Local artisans had crafted these from solid slabs resurrected from their graves in the bogs of Agusan where for a hundred years they had slept in uneasy peace. Distilled to a petrified core, they have stood the test of time. They are so heavy from having been pushed down by the weight of the world, all remnants of fluff and marshmallow squished out of them. Solid. Hard to imagine that these are made of electrons that pop in and out of existence.
I tried telekinesis, but it was an off day for me. I had to commission a military transport and three able bodied sundalo ng bayan to sweat Project Relocation. Effort, yes. Lots of it. But it can be done. Make no mistake about it – you’d know when the job is done.
Father Ting is leaving. You know what I’ll miss most about him? He doesn’t.
I’ll miss the Arr-neow accent. The rhythmic cadence reminiscent of rainmaker beads rolling around inside a bamboo cylinder. The breathy affluent shape of words. The gusty laughter, so rare – he must mean it every time he lets it out. The twinkle in his eye, like a choirboy with a secret.
They tell me Father Ting has been known to bluster and blow, like he came into this world just when the North wind was in high dudgeon. Such a shame I’d been denied the sight of him in his elemental glory. Some of us – especially those hunkered in the bomb shelters of the Finster Hall Basement – only have their word for it. Yes, that makes me feel extremely cheated.
Father Ting leaving is like the chivalrous knight departing, his job done. Samson, the knight errand of the order, who is sure to come to put matters right when things are in shambles. Who says the age of the knight is long past? I caught the tail-end of the era here at the ADDU, Home of the Blue Knight.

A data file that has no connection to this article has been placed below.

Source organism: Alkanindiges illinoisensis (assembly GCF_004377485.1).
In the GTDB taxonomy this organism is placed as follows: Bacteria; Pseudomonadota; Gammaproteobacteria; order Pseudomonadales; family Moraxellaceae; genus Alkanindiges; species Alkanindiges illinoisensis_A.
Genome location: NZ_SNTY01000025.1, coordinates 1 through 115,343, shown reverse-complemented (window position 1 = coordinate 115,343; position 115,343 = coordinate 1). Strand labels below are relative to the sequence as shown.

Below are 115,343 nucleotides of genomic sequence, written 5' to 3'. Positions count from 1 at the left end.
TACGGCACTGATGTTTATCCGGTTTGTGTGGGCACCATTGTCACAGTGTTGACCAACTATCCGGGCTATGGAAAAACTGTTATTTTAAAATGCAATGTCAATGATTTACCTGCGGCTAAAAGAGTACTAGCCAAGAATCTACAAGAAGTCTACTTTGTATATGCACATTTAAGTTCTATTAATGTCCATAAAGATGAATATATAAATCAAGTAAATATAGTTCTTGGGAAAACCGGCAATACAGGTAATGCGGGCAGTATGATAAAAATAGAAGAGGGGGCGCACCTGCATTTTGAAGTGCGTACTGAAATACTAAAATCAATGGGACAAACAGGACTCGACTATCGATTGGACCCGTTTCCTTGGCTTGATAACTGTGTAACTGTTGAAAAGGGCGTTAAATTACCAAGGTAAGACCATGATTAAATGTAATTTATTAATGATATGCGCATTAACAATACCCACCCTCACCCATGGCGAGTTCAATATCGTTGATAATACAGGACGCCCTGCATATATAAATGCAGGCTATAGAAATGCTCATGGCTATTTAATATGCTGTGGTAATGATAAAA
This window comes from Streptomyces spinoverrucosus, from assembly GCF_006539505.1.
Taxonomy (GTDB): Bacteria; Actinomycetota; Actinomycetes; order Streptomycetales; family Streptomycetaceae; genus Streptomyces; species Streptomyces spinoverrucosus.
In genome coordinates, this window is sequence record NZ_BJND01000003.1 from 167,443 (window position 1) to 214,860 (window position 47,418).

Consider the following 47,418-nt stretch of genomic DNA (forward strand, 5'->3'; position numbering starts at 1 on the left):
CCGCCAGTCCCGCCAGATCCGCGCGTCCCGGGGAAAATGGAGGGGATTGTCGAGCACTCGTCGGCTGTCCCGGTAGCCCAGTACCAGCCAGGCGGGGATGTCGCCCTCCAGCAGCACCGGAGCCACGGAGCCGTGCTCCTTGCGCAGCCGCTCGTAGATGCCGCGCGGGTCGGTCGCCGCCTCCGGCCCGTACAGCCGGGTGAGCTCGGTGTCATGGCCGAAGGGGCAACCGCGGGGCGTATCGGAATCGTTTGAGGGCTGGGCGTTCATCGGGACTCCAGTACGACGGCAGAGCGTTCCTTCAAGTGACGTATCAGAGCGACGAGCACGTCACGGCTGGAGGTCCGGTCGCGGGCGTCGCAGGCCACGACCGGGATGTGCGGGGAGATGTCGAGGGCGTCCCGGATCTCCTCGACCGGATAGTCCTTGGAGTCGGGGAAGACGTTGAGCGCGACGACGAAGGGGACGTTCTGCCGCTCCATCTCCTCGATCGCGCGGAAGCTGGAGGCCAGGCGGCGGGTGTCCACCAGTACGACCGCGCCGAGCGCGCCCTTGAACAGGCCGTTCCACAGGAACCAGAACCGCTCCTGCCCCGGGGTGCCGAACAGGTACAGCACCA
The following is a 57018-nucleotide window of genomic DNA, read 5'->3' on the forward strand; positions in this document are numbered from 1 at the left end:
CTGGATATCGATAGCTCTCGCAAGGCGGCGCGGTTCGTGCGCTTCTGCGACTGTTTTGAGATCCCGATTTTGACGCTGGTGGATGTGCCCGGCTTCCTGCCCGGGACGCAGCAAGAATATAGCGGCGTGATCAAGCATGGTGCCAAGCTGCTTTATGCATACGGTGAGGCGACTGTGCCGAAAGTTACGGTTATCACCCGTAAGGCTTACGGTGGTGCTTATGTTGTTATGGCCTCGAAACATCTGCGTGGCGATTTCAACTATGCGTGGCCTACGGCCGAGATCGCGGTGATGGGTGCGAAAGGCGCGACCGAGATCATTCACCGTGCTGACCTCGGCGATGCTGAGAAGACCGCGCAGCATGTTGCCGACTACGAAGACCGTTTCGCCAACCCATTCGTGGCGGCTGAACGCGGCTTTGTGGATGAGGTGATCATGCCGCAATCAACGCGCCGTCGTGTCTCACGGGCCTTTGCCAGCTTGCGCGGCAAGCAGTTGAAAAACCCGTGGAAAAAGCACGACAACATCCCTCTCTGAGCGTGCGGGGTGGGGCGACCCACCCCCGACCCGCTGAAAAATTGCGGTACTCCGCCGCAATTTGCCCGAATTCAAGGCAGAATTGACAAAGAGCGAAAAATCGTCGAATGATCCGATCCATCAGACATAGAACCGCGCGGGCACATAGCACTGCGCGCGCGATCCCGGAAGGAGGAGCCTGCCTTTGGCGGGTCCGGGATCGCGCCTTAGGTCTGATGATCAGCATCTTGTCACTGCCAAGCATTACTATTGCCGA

Sometimes, I do wonder what his 25- year stint in Mindanao has brought to Father Ting. An intensely private man, he’ll tell of what he had hoped to do in that time, but he’ll rarely speak of what it cost him. Mum’s the word. Grin and bear it. Between him and his God.
We don’t need to ask him where he’s going. He told us anyway. He was wearing it on his head as he went about performing his last ceremonial ritual as University President.
He goes to guard the Lord’s tomb.
And if I could just transport myself back to Lothlorien or Rivendell in Middle-Earth, I’d weave him a mail of mithril and send him off with a basket of lembas.
I can’t. The shieldmaiden of my childhood is now a denizen of the dungeon. I have laid down my sword and taken up the pen. So instead I write these words and hope they will see the light of day:
Instead, I bless Father Antonio S. Samson every day of my life for teaching me to resist temptation, to wrestle with substance rather than form, to be in my element, to put order to shambles and to keep what it caused to me between me and my God. Most importantly, he taught me that at the end of it all, I should keep Holy that which is Sacred.
(Gail Ilagan is the current Editor of Tambara, the Ateneo de Davao University Research Journal)